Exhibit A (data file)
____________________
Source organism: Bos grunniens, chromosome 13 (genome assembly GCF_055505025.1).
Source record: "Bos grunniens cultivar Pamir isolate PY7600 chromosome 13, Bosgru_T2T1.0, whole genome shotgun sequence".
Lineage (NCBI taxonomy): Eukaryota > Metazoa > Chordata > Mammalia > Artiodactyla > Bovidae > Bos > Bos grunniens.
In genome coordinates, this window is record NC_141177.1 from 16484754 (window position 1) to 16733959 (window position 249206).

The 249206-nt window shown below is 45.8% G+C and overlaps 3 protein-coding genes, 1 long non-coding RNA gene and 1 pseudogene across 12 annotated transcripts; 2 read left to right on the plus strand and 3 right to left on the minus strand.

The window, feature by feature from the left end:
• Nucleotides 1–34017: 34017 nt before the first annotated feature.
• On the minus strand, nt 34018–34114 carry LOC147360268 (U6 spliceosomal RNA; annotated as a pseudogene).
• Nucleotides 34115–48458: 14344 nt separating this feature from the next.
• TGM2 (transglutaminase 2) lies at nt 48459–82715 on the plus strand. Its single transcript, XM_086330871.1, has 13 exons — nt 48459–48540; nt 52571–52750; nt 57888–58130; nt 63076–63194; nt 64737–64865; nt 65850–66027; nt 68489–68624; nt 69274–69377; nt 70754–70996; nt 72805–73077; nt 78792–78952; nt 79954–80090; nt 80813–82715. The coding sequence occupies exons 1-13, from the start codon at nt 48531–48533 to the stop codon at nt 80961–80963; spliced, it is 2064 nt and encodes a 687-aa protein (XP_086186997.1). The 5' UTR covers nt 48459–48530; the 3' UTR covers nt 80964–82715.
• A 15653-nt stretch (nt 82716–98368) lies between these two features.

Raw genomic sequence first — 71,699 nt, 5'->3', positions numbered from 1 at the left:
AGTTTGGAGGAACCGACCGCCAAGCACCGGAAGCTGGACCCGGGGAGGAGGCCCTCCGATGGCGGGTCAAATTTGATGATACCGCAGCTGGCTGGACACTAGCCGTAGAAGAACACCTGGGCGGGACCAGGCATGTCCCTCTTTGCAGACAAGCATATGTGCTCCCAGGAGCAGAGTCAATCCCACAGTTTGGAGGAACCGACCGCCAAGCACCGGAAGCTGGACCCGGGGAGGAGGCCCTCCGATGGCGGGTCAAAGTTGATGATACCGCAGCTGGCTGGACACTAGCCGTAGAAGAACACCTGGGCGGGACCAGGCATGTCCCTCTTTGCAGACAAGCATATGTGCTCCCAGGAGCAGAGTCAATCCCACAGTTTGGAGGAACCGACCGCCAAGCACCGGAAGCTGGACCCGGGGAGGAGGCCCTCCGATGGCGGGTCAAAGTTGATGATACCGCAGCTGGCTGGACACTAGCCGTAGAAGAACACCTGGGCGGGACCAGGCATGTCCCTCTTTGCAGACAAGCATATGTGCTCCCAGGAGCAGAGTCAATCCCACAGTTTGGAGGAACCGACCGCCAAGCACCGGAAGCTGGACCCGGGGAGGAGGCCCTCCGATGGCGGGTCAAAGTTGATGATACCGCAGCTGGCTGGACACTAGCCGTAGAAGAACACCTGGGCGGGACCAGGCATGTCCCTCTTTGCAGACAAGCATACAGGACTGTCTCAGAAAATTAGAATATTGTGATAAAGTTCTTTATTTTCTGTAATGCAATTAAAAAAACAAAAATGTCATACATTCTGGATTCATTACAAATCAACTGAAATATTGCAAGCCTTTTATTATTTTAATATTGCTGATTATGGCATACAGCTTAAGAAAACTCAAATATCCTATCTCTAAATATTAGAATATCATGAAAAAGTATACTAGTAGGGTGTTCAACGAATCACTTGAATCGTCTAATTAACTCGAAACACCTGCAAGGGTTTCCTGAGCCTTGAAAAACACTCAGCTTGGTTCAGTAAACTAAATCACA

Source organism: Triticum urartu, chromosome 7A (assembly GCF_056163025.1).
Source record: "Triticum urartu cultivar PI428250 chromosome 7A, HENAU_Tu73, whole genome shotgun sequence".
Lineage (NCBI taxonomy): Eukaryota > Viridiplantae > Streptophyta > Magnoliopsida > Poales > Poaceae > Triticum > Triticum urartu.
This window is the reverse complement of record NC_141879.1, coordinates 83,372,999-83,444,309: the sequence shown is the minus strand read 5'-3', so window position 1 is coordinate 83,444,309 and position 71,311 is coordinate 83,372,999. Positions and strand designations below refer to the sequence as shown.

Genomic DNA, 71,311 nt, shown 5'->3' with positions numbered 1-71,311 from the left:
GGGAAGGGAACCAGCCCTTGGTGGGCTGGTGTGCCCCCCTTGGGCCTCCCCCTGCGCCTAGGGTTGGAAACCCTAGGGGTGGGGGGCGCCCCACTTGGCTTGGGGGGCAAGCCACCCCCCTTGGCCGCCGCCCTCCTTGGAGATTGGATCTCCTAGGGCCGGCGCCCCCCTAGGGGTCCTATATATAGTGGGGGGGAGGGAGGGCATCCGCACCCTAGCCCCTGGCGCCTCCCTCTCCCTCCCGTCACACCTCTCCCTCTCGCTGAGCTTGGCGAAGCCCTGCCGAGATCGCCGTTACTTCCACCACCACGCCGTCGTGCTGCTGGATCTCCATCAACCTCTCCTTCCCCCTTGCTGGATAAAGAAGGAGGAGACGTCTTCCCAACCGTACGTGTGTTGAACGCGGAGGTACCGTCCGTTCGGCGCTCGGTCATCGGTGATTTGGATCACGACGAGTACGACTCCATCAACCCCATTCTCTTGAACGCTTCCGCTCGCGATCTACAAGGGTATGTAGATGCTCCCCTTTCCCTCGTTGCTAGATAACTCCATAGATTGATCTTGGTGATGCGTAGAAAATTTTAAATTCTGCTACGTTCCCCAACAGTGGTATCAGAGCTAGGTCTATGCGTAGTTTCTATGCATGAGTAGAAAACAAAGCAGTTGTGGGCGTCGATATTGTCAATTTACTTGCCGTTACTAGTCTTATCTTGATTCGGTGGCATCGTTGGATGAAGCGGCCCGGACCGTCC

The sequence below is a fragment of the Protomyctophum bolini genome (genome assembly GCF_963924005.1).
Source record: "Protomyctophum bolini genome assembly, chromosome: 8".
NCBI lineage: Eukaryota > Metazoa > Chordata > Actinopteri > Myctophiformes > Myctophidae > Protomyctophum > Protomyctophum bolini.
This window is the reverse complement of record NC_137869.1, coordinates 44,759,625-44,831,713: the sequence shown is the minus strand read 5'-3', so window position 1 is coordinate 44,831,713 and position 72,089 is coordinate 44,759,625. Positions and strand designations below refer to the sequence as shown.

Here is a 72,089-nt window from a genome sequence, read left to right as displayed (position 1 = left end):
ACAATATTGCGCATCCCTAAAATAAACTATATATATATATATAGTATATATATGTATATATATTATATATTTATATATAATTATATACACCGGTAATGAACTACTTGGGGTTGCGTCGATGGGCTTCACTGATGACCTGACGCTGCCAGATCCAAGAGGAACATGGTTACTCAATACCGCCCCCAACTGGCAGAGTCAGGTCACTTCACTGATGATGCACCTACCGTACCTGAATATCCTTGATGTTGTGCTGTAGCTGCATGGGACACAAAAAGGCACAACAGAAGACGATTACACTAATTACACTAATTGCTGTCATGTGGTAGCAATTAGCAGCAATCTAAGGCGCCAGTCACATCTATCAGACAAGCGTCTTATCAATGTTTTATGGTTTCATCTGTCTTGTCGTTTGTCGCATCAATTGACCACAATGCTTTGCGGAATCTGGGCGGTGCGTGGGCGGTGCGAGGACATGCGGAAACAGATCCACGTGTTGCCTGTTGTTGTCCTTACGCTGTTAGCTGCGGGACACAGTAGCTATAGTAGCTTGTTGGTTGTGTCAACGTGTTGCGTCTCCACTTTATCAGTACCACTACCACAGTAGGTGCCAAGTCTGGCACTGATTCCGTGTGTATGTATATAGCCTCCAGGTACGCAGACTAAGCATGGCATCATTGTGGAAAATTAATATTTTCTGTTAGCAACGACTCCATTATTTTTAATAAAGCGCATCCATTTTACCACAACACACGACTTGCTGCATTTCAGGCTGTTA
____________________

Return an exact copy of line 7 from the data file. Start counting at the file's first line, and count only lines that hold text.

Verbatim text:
• Nucleotides 1–34017: 34017 nt before the first annotated feature.